Emma Gampper: How was the US Quidditch Association founded?
Sarah Woolsey: Our founders played the sport for the first time in 2005 at Middlebury College in Vermont, and intercollegiate play was organized through those students for a few years. The organization was started in 2007 and became the nonprofit that we are today.
Gampper: How has the release of new Harry Potter material influenced the interest in Quidditch?
Woolsey: It continues to help give people context for what we are doing and what our sport is. The Harry Potter books and movies are a great stepping stone to understand how Quidditch works in real life, and to provide an opportunity for people to make an immediate connection to it.
Gampper: How was such a high contact sport made to be gender inclusive?
Woolsey: Gender inclusivity was a key priority of the sport from the first time it was played. The Harry Potter series does show the sports as gender integrated, and that's certainly something we wanted to ensure was continued. We are unique as a sport in that we do not operate on the gender binary, and that we allow our athletes to compete as the gender with which they identify, rather than requiring biological sex. It allows us to create an experience that is inclusive and safe for people of all genders to compete together, and to have the opportunities of participating in athletics and as part of a wider community.
Gampper: How has mainstream media reacted to a fictional sport becoming popular?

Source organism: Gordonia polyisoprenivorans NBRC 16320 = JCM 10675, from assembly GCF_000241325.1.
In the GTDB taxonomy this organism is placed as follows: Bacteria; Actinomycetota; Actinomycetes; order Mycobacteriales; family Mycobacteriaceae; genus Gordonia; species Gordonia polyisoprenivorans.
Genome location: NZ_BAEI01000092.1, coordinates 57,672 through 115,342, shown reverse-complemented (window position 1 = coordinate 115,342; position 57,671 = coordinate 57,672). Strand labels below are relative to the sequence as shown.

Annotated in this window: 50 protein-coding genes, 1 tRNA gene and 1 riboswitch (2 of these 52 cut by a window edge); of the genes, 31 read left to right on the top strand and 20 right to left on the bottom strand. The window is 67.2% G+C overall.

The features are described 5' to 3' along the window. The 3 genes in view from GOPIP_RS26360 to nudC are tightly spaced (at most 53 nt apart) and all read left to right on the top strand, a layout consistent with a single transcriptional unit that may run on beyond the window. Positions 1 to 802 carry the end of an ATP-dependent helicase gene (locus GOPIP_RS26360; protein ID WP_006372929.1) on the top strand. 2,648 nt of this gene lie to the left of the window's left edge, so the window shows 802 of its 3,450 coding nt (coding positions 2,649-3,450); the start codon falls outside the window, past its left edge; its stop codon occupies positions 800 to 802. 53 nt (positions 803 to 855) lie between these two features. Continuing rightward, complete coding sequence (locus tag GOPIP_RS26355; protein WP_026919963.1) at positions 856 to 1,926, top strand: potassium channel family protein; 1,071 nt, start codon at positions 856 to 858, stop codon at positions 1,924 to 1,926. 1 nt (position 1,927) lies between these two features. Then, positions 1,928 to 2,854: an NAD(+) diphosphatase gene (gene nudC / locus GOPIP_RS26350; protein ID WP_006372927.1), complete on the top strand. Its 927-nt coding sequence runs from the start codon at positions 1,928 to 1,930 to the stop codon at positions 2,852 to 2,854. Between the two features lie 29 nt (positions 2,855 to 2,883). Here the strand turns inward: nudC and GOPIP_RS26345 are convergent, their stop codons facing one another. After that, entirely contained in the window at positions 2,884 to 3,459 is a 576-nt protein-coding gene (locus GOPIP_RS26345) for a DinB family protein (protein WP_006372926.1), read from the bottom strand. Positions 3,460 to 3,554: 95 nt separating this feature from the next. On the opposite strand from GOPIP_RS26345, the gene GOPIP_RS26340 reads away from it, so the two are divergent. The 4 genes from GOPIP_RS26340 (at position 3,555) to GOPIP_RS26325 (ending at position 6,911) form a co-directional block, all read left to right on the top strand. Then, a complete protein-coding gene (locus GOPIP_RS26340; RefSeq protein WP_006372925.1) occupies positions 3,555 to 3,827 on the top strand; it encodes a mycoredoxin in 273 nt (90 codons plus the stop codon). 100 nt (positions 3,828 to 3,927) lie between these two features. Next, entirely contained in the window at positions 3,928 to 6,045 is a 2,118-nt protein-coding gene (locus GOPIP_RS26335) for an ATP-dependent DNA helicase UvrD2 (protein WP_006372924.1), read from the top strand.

Woolsey: We tend to get a lot of media coverage of our events! It's definitely a unique sport, and the fact that Quidditch is inspired from the Harry Potter series is a great way for people to connect to Quidditch and for the media to use to understand what we're doing and how to communicate that.
Gampper: Is Quidditch more popular among college-aged students or adults? What is the demographic of the players-do they lean more towards the athletic side of things or not?
Woolsey: It's a mix! Our teams are primarily collegiate, however we do have a growing base of community teams, which are primarily composed of recent graduates. In terms of athleticism, that is again a mix. We have members who grew up playing sports their whole lives, and we have people who had never been athletes before that try the sport. The great thing about Quidditch is that there is a place for everyone in the sport, and opportunities for people at all levels of athleticism to find a way to participate and fall in love with it.
Gampper: How does the Association plan to make Quidditch more popular so that more people are aware of it and show interest in it?
Woolsey: We have a lot of initiatives focused on growing the sport and increasing awareness of Quidditch. We work at our events to make sure the communities in which we host tournaments know what's going on and how they can come see the sport - it's hard to see a game of Quidditch being played and not fall in love with it. We work with people who are interested in starting teams to give them resources and contacts to continue to grow.
Gampper: How did you first find out and get involved with the USQ?
Woolsey: I started playing Quidditch when I was in college - a friend of mine told me about my university's team and said that they thought I'd love it. They were right! I started volunteering for the league in college, and was able to transition to an employee role after I graduated.
Gampper: How do you think Quidditch has impacted the Harry Potter series as a whole?
Woolsey: The connection between Quidditch and Harry Potter provides a great way for people to stay connected to the series if they would like - fan works are constantly evolving and growing and Quidditch is an opportunity to engage in that. At the same time, we have a lot of players and fans who didn't come to the sport through Harry Potter and do see them as separate. It's a neat interaction and demonstrates how different people can experience Quidditch in different ways.